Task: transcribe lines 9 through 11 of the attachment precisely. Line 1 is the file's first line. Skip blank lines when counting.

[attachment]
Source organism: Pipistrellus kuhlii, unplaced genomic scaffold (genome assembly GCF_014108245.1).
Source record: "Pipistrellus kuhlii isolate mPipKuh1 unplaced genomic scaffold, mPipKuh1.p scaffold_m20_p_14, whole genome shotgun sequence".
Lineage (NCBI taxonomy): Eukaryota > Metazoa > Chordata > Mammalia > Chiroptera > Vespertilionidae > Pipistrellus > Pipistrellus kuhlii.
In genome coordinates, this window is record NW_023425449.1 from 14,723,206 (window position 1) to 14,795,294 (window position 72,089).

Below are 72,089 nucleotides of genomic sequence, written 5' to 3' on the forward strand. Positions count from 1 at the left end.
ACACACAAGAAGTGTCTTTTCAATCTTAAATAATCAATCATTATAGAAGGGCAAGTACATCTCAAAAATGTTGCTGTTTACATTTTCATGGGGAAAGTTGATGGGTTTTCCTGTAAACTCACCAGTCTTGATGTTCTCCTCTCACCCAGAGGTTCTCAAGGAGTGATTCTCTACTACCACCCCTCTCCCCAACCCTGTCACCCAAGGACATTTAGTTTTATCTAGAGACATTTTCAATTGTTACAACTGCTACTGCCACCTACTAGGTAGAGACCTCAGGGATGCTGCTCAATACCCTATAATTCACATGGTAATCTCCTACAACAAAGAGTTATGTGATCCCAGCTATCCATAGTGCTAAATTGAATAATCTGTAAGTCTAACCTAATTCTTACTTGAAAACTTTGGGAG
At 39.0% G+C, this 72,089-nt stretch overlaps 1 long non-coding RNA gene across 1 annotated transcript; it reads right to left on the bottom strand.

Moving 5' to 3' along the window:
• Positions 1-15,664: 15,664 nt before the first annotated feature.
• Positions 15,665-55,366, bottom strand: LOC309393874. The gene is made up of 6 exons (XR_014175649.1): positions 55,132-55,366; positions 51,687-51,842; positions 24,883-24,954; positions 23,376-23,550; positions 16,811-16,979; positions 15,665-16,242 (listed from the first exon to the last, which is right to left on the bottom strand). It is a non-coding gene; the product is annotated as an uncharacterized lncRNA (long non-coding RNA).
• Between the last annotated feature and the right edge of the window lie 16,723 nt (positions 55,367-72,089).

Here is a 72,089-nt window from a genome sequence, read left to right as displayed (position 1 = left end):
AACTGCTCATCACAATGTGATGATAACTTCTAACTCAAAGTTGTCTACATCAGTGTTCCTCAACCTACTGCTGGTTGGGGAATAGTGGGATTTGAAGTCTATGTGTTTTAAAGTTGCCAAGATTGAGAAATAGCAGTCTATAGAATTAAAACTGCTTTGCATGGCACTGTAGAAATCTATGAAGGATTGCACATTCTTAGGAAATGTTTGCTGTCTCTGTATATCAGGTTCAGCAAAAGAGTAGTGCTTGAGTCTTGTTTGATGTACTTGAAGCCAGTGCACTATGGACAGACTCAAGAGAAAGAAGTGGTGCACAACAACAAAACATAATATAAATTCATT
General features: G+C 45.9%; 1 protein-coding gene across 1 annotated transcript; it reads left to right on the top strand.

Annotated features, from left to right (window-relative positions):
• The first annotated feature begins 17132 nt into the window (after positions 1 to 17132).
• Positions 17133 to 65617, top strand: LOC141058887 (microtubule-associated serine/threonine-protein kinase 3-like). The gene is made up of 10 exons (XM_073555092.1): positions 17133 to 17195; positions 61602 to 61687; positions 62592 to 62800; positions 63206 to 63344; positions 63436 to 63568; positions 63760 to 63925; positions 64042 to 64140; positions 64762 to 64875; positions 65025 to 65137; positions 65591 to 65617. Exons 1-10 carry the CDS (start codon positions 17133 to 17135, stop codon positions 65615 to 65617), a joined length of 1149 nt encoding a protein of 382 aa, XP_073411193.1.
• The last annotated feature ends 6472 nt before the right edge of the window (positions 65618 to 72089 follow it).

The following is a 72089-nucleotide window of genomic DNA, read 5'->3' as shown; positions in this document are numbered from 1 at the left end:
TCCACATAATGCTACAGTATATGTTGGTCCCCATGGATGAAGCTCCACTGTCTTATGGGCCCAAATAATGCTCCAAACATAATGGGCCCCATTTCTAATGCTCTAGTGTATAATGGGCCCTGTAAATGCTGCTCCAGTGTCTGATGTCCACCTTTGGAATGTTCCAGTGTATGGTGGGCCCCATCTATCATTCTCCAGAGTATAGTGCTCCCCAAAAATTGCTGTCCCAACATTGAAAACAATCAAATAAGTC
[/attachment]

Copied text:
• Positions 1-15,664: 15,664 nt before the first annotated feature.
• Positions 15,665-55,366, bottom strand: LOC309393874. The gene is made up of 6 exons (XR_014175649.1): positions 55,132-55,366; positions 51,687-51,842; positions 24,883-24,954; positions 23,376-23,550; positions 16,811-16,979; positions 15,665-16,242 (listed from the first exon to the last, which is right to left on the bottom strand). It is a non-coding gene; the product is annotated as an uncharacterized lncRNA (long non-coding RNA).
• Between the last annotated feature and the right edge of the window lie 16,723 nt (positions 55,367-72,089).